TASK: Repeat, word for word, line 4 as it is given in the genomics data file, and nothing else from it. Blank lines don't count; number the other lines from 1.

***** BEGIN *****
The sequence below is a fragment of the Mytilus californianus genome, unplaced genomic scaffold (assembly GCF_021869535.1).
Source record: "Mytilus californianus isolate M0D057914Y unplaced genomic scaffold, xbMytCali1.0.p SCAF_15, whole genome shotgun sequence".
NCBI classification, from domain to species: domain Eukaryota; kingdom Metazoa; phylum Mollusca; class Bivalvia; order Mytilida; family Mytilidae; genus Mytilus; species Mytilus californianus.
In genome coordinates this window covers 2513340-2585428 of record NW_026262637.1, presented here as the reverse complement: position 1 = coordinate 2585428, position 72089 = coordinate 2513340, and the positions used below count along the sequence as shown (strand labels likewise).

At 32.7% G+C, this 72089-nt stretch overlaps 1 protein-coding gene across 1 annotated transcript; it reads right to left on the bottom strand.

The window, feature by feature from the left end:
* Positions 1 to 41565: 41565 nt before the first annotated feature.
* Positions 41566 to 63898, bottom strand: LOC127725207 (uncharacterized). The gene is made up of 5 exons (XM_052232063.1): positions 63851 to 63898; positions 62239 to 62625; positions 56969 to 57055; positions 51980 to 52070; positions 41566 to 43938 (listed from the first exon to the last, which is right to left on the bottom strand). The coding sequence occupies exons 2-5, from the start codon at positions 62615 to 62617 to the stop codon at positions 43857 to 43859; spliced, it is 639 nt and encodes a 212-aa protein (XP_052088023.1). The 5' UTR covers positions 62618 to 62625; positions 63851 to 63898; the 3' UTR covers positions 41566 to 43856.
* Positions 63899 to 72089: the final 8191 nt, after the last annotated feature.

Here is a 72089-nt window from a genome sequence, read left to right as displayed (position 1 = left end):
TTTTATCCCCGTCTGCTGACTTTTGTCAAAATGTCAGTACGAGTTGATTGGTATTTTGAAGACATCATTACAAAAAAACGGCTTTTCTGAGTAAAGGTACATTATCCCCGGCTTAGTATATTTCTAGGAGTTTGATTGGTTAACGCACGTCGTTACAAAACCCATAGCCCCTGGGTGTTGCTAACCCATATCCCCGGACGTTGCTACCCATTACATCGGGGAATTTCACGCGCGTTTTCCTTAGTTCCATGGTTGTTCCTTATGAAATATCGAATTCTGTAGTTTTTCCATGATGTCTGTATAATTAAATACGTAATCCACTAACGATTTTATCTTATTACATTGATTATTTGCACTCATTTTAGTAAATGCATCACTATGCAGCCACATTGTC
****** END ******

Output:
In genome coordinates this window covers 2513340-2585428 of record NW_026262637.1, presented here as the reverse complement: position 1 = coordinate 2585428, position 72089 = coordinate 2513340, and the positions used below count along the sequence as shown (strand labels likewise).